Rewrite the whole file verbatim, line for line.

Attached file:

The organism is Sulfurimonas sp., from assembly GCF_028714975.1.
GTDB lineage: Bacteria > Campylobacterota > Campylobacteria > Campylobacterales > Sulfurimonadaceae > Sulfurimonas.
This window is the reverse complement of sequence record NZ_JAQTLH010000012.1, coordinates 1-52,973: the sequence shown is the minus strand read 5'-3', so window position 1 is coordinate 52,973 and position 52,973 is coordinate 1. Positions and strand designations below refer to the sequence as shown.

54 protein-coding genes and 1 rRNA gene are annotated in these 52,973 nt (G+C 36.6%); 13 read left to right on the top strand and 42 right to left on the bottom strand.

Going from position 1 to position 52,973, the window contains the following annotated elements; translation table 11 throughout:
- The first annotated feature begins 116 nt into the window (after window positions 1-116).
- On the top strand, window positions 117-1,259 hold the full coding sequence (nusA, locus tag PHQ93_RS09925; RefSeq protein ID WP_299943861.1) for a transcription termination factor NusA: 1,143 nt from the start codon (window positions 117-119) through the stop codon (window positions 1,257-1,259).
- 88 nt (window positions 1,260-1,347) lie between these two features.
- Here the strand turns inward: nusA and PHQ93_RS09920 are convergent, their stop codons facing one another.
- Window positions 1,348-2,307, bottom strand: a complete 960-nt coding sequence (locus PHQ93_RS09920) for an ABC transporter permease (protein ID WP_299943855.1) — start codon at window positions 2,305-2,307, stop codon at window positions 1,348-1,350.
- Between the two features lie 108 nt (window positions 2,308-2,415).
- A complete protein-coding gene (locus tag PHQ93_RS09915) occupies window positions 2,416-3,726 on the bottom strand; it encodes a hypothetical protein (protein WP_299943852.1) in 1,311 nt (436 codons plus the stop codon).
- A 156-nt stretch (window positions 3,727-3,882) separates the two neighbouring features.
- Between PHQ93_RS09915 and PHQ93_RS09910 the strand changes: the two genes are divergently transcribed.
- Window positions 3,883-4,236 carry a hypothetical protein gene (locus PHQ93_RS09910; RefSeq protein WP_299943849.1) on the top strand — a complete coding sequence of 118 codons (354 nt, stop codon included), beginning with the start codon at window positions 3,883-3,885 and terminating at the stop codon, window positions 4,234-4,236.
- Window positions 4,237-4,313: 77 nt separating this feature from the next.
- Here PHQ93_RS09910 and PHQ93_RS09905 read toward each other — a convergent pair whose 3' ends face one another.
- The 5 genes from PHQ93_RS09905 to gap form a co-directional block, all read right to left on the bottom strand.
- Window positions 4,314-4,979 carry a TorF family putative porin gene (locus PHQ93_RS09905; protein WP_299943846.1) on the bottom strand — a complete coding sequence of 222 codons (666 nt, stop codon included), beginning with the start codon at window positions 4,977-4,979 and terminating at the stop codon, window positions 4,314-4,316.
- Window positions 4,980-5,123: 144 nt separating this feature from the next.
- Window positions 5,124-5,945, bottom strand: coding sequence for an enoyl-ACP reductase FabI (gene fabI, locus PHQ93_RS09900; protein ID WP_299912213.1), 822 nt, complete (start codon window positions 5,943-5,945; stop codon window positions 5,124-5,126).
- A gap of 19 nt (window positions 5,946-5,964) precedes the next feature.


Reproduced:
The organism is Sulfurimonas sp., from assembly GCF_028714975.1.
GTDB lineage: Bacteria > Campylobacterota > Campylobacteria > Campylobacterales > Sulfurimonadaceae > Sulfurimonas.
This window is the reverse complement of sequence record NZ_JAQTLH010000012.1, coordinates 1-52,973: the sequence shown is the minus strand read 5'-3', so window position 1 is coordinate 52,973 and position 52,973 is coordinate 1. Positions and strand designations below refer to the sequence as shown.

54 protein-coding genes and 1 rRNA gene are annotated in these 52,973 nt (G+C 36.6%); 13 read left to right on the top strand and 42 right to left on the bottom strand.

Going from position 1 to position 52,973, the window contains the following annotated elements; translation table 11 throughout:
- The first annotated feature begins 116 nt into the window (after window positions 1-116).
- On the top strand, window positions 117-1,259 hold the full coding sequence (nusA, locus tag PHQ93_RS09925; RefSeq protein ID WP_299943861.1) for a transcription termination factor NusA: 1,143 nt from the start codon (window positions 117-119) through the stop codon (window positions 1,257-1,259).
- 88 nt (window positions 1,260-1,347) lie between these two features.
- Here the strand turns inward: nusA and PHQ93_RS09920 are convergent, their stop codons facing one another.
- Window positions 1,348-2,307, bottom strand: a complete 960-nt coding sequence (locus PHQ93_RS09920) for an ABC transporter permease (protein ID WP_299943855.1) — start codon at window positions 2,305-2,307, stop codon at window positions 1,348-1,350.
- Between the two features lie 108 nt (window positions 2,308-2,415).
- A complete protein-coding gene (locus tag PHQ93_RS09915) occupies window positions 2,416-3,726 on the bottom strand; it encodes a hypothetical protein (protein WP_299943852.1) in 1,311 nt (436 codons plus the stop codon).
- A 156-nt stretch (window positions 3,727-3,882) separates the two neighbouring features.
- Between PHQ93_RS09915 and PHQ93_RS09910 the strand changes: the two genes are divergently transcribed.
- Window positions 3,883-4,236 carry a hypothetical protein gene (locus PHQ93_RS09910; RefSeq protein WP_299943849.1) on the top strand — a complete coding sequence of 118 codons (354 nt, stop codon included), beginning with the start codon at window positions 3,883-3,885 and terminating at the stop codon, window positions 4,234-4,236.
- Window positions 4,237-4,313: 77 nt separating this feature from the next.
- Here PHQ93_RS09910 and PHQ93_RS09905 read toward each other — a convergent pair whose 3' ends face one another.
- The 5 genes from PHQ93_RS09905 to gap form a co-directional block, all read right to left on the bottom strand.
- Window positions 4,314-4,979 carry a TorF family putative porin gene (locus PHQ93_RS09905; protein WP_299943846.1) on the bottom strand — a complete coding sequence of 222 codons (666 nt, stop codon included), beginning with the start codon at window positions 4,977-4,979 and terminating at the stop codon, window positions 4,314-4,316.
- Window positions 4,980-5,123: 144 nt separating this feature from the next.
- Window positions 5,124-5,945, bottom strand: coding sequence for an enoyl-ACP reductase FabI (gene fabI, locus PHQ93_RS09900; protein ID WP_299912213.1), 822 nt, complete (start codon window positions 5,943-5,945; stop codon window positions 5,124-5,126).
- A gap of 19 nt (window positions 5,946-5,964) precedes the next feature.